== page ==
Andrew was born on December 4, 1904, in Milan, Tennessee, the son of two schoolteachers. His childhood was like that of most small-town boys of that time, centered on home, school, and church. His father was a strict disciplinarian, but young Andy was a mischievous youngster. He had an irrepressible sense of humor and engaged in the usual schoolboy antics. Young Andy was very interested in music; he played the trombone in the Milan High School Band and traveled to Europe with the Glee Club.
After his graduation from Milan High School, Andrew enrolled in Emory University. Following his college graduation in 1927, he became an elementary school teacher in West Tennessee, first in Milan, where he taught grades five through eight, and then in Humboldt, where he taught high school. He also served as a coach, a school principal, and a school superintendent.
After ten years of teaching, Andrew joined the faculty of West Tennessee State Teachers College, now known as the University of Memphis, where he served first as the principal of the Training School, then as the director of teacher training, and then as a professor of educational administration. While working in Memphis, Andrew enrolled in a graduate program at Teachers College of Columbia University, where he earned his Ph.D degree in 1937. After receiving his Ph.D., Andrew garnered a position as the executive secretary of the Tennessee Education Association (TEA). In this role, he recruited new members, kept teachers informed of legislative issues, spoke to community groups about the need for additional support for schools, and lobbied the state legislature for additional funds.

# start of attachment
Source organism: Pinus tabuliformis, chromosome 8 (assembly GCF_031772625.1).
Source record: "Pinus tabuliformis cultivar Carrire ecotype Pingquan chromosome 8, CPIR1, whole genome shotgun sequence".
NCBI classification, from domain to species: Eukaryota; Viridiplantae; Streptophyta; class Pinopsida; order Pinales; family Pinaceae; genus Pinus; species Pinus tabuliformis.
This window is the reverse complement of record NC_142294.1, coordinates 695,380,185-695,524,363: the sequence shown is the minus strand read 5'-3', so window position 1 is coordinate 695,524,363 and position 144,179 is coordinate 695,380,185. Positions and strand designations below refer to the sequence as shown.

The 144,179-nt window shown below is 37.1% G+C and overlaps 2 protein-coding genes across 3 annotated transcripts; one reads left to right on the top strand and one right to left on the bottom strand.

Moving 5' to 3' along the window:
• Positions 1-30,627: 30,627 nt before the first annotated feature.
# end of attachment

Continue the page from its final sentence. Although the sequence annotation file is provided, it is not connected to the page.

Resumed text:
When World War II broke out, Andrew took a leave of absence from the TEA to serve with the Army Services Forces in Washington, DC. He was responsible for organizing pre-induction training programs for high school students that were designed to prepare them for induction if called upon.
When the war was over, Andrew returned to the TEA. While there, he developed a friendship with the governor and the state commissioner of education, and due to these friendships he was able to negotiate a teacher retirement plan and a statewide sales tax to help finance public education.
In 1949 Andrew became the president of the National Education Association, after having been elected first vice president in 1948. In 1950, he became the executive assistant to Cloide Brehm, the president of Tennessee University. In 1953 he moved on to become the university’s vice president, and after Brehm’s retirement in 1959, the university’s trustees appointed him to the position of university president, where he served until 1970. During Andrew’s tenure as president, the institution’s enrollment increased threefold, and the faculty and staff doubled in number. Eight new buildings were built on the university’s flagship campus in Knoxville. The university budget and state government funding for its support both increased fourfold.
Andrew Holt passed away in Knoxville, Tennessee, on August 7, 1987. Following his passing, the school’s administration building, completed in 1973, was named Andy Holt Tower, and a street on the university’s Knoxville campus, Andy Holt Avenue, was named in his honor.
Andrew David Holt: a true chalkboard champion.